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To loan or not to loan?

Flybye

Bronze Contributor
Feb 19, 2018
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Cuba v2.1 (Miami)
I have had a little over $100,000 in revenue my first year for my brick and mortar. The company usually pays for itself, but that is obviously not the point to having this adventure. When I had no other source of income, I had to pay myself to pay personal bills when I should have saved the money for inventory. Personal complications and needing to get a full time job for the past 2 months (from home and only in the afternoon) slowed things down. Thankfully, I live just a few miles away from my business. It can take me 5-10 minutes to get there, and I have an extremely reliable retired family member who does very well tending to the sales aspect of the business when I am not available. I believe my learning curve has finally straightened out. I better understand now what customers want in my area and the type of inventory to get. I already have repeat customers and referrals. My location is small which means I need to churn out product as quickly as possible. A hiccup causing a delay in getting products ready for 1-2 months causes disaster. I know some businesses can take longer than others to become profitable. A friend in the same industry took 2 years to become profitable, but boy oh boy was the cash rolling in afterwards.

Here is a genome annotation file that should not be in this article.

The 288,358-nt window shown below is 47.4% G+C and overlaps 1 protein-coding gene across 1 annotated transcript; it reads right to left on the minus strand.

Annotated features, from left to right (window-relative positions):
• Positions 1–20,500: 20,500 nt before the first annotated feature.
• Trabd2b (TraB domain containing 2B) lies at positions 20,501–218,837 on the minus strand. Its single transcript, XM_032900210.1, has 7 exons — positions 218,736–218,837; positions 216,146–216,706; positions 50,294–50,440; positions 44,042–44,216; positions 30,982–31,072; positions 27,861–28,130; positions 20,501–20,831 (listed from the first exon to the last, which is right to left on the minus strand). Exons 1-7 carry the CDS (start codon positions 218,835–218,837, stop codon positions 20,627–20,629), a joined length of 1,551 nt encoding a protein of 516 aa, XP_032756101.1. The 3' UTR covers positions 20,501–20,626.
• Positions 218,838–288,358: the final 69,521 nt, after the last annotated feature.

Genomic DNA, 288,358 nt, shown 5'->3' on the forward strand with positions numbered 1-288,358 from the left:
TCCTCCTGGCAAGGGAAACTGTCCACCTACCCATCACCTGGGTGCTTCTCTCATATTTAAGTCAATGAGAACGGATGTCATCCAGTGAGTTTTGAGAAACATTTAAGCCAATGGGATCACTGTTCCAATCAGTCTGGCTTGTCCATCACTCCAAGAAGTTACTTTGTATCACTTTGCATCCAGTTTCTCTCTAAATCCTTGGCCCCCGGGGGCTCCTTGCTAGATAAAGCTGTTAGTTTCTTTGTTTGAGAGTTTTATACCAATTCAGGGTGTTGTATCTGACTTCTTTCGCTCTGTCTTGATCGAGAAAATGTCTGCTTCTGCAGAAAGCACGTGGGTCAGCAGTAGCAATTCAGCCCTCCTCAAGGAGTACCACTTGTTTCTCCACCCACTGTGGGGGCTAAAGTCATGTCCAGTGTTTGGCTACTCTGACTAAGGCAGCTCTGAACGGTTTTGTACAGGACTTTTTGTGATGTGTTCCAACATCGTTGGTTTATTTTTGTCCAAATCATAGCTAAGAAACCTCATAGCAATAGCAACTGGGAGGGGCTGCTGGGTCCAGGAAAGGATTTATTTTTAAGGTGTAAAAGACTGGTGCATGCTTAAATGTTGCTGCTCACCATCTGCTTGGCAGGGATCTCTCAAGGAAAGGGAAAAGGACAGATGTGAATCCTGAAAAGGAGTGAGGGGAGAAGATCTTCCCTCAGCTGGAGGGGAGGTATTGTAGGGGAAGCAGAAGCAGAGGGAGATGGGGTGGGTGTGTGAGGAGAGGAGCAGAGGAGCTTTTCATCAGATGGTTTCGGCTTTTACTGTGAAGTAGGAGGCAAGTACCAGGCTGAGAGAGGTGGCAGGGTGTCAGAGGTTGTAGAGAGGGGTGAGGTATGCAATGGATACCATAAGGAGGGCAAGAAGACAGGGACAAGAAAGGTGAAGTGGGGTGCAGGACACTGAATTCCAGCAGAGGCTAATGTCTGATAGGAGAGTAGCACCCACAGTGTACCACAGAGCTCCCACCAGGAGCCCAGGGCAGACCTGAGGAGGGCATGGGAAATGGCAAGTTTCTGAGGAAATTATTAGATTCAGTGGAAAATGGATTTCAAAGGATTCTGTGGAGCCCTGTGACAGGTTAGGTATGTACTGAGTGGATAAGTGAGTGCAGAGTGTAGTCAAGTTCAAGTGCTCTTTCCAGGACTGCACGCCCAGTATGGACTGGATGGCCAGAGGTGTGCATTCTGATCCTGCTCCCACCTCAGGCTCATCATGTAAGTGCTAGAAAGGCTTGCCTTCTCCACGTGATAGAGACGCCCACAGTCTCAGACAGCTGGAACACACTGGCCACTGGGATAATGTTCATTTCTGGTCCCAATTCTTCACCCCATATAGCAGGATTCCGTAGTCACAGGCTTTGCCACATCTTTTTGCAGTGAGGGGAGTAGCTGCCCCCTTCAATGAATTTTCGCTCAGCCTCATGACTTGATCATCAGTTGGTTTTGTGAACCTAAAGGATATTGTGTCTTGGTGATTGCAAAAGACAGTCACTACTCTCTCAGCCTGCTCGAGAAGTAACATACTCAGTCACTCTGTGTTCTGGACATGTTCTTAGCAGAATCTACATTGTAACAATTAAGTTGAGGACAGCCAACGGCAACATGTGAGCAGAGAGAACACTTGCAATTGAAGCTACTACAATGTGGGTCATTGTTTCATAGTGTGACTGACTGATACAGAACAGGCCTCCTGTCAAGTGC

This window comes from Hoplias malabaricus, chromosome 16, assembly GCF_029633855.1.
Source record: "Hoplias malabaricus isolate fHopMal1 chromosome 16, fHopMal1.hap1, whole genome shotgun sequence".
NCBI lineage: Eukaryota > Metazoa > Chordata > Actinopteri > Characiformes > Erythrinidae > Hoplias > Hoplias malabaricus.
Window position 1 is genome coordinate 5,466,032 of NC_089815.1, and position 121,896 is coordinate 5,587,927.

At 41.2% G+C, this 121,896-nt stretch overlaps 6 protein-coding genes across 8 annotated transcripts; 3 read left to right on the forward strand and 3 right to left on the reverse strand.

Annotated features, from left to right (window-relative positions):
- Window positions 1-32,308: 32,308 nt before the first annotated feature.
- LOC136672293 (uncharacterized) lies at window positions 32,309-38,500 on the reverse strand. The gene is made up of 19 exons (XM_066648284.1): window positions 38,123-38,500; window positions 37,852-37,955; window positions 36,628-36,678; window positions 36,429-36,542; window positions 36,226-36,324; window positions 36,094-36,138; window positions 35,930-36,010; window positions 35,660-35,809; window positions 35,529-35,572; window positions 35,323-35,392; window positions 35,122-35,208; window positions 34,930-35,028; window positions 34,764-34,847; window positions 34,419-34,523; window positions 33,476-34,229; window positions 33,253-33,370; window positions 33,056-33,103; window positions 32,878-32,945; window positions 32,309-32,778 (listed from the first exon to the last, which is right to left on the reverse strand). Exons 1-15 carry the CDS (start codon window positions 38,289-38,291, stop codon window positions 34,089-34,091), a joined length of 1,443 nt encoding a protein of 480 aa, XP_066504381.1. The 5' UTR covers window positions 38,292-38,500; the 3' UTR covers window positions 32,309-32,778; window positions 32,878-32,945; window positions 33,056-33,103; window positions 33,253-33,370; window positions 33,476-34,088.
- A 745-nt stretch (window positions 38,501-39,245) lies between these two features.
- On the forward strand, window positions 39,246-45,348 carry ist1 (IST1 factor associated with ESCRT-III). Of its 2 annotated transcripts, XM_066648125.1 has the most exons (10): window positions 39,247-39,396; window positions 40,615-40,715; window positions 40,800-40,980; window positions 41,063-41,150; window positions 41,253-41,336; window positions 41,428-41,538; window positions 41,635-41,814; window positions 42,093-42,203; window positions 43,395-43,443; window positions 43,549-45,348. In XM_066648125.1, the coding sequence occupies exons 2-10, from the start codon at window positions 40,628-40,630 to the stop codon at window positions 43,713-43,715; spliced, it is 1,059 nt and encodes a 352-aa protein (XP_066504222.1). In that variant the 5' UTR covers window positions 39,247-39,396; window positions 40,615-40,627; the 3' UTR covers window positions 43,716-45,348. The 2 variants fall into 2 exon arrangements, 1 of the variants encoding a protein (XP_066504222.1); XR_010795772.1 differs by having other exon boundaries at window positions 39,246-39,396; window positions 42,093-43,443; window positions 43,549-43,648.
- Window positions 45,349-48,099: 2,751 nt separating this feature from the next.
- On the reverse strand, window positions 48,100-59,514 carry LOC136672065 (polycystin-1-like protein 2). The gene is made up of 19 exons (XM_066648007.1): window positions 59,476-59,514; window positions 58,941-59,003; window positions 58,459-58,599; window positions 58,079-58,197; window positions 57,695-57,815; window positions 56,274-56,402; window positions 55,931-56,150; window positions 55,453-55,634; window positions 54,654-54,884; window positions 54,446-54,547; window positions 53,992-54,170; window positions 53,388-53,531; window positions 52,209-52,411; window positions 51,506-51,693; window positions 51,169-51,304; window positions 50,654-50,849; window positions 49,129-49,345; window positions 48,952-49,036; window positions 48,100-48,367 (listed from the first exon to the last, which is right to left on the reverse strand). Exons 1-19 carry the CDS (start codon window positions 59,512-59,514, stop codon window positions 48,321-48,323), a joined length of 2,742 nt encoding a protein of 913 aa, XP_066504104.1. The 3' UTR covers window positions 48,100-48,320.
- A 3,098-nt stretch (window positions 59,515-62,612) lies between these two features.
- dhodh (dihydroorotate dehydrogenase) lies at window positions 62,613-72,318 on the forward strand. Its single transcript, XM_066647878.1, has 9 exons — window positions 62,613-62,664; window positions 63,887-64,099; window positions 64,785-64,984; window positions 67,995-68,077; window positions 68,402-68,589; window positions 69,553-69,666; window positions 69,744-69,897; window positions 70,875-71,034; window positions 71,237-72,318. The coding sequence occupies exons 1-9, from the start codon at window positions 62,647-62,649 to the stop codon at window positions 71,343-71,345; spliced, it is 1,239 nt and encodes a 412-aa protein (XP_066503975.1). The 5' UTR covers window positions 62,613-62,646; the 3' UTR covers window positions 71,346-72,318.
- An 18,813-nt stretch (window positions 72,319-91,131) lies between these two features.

I was just approved for a $50,000 loan, but I have not looked over all the details. It is more of a line of credit with my vendor than a cash loan which will allow me to get more inventory and jump start things back up.

What are everyone's thoughts on going this route? I am being pulled in all possible directions. People telling me I should close the business, concentrate on a stable job, pay off my personal debts, then open the business again. While others are gun ho about it: Do it, time is wasting, the money will eventually come rolling in to obliterate my personal debt and keep the business growing.
 

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Creep

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What type of business is it, and why do you need 50k of inventory to survive?
 

RazorCut

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Is the business profitable now (ignoring previous debts)? If not how long will it take to be in the black?

If it is not profitable how much are you personally funding the business a month and how long can you realistically sustain that?

You have to ask yourself a lot of cold calculated questions.
 
OP
OP
Flybye

Flybye

Bronze Contributor
Feb 19, 2018
119
138
142
Cuba v2.1 (Miami)
What type of business is it, and why do you need 50k of inventory to survive?
I do not need to use the full 50k. I could actually get by using just 6-10k.

It is a very small warehouse based used car dealership that can only hold 4-5 cars.
 
OP
OP
Flybye

Flybye

Bronze Contributor
Feb 19, 2018
119
138
142
Cuba v2.1 (Miami)